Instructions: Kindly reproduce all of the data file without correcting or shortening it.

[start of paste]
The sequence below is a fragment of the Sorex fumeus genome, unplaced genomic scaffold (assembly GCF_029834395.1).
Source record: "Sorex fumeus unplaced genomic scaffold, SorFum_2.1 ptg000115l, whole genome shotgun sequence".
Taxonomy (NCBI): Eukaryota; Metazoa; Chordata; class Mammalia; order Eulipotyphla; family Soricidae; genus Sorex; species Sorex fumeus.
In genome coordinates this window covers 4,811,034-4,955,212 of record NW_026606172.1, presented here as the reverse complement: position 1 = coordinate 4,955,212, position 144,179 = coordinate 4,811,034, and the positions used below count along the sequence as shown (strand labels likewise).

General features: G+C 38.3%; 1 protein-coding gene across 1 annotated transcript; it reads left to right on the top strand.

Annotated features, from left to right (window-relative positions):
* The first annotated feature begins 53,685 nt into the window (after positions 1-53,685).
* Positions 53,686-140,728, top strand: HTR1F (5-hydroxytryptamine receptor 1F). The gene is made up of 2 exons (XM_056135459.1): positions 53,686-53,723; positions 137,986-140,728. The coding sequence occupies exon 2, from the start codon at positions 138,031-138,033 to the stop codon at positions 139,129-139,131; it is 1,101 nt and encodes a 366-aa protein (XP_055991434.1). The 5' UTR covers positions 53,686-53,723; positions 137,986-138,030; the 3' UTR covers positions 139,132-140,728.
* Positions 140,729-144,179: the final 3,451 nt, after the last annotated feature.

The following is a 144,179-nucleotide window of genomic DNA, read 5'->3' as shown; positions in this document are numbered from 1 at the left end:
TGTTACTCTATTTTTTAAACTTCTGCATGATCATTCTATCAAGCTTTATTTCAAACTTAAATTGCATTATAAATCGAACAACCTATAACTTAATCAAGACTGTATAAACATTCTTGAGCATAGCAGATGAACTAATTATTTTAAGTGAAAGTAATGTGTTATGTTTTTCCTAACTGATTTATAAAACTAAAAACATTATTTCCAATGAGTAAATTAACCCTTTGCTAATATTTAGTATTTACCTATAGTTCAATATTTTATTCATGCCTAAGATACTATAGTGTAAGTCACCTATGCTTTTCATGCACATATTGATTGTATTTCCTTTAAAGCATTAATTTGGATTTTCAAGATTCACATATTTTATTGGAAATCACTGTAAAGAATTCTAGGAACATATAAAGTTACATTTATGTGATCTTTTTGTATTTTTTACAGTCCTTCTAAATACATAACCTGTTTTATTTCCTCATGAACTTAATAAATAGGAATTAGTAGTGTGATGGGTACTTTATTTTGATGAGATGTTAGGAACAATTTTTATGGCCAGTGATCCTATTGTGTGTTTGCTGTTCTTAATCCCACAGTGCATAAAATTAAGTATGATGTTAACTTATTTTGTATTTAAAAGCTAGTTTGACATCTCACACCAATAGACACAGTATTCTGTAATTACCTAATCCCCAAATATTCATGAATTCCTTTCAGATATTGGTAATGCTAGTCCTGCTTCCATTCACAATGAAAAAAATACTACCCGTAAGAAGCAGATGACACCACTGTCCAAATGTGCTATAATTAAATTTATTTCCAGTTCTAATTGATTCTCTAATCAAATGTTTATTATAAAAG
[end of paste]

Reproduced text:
The sequence below is a fragment of the Sorex fumeus genome, unplaced genomic scaffold (assembly GCF_029834395.1).
Source record: "Sorex fumeus unplaced genomic scaffold, SorFum_2.1 ptg000115l, whole genome shotgun sequence".
Taxonomy (NCBI): Eukaryota; Metazoa; Chordata; class Mammalia; order Eulipotyphla; family Soricidae; genus Sorex; species Sorex fumeus.
In genome coordinates this window covers 4,811,034-4,955,212 of record NW_026606172.1, presented here as the reverse complement: position 1 = coordinate 4,955,212, position 144,179 = coordinate 4,811,034, and the positions used below count along the sequence as shown (strand labels likewise).

General features: G+C 38.3%; 1 protein-coding gene across 1 annotated transcript; it reads left to right on the top strand.

Annotated features, from left to right (window-relative positions):
* The first annotated feature begins 53,685 nt into the window (after positions 1-53,685).
* Positions 53,686-140,728, top strand: HTR1F (5-hydroxytryptamine receptor 1F). The gene is made up of 2 exons (XM_056135459.1): positions 53,686-53,723; positions 137,986-140,728. The coding sequence occupies exon 2, from the start codon at positions 138,031-138,033 to the stop codon at positions 139,129-139,131; it is 1,101 nt and encodes a 366-aa protein (XP_055991434.1). The 5' UTR covers positions 53,686-53,723; positions 137,986-138,030; the 3' UTR covers positions 139,132-140,728.
* Positions 140,729-144,179: the final 3,451 nt, after the last annotated feature.

The following is a 144,179-nucleotide window of genomic DNA, read 5'->3' as shown; positions in this document are numbered from 1 at the left end:
TGTTACTCTATTTTTTAAACTTCTGCATGATCATTCTATCAAGCTTTATTTCAAACTTAAATTGCATTATAAATCGAACAACCTATAACTTAATCAAGACTGTATAAACATTCTTGAGCATAGCAGATGAACTAATTATTTTAAGTGAAAGTAATGTGTTATGTTTTTCCTAACTGATTTATAAAACTAAAAACATTATTTCCAATGAGTAAATTAACCCTTTGCTAATATTTAGTATTTACCTATAGTTCAATATTTTATTCATGCCTAAGATACTATAGTGTAAGTCACCTATGCTTTTCATGCACATATTGATTGTATTTCCTTTAAAGCATTAATTTGGATTTTCAAGATTCACATATTTTATTGGAAATCACTGTAAAGAATTCTAGGAACATATAAAGTTACATTTATGTGATCTTTTTGTATTTTTTACAGTCCTTCTAAATACATAACCTGTTTTATTTCCTCATGAACTTAATAAATAGGAATTAGTAGTGTGATGGGTACTTTATTTTGATGAGATGTTAGGAACAATTTTTATGGCCAGTGATCCTATTGTGTGTTTGCTGTTCTTAATCCCACAGTGCATAAAATTAAGTATGATGTTAACTTATTTTGTATTTAAAAGCTAGTTTGACATCTCACACCAATAGACACAGTATTCTGTAATTACCTAATCCCCAAATATTCATGAATTCCTTTCAGATATTGGTAATGCTAGTCCTGCTTCCATTCACAATGAAAAAAATACTACCCGTAAGAAGCAGATGACACCACTGTCCAAATGTGCTATAATTAAATTTATTTCCAGTTCTAATTGATTCTCTAATCAAATGTTTATTATAAAAG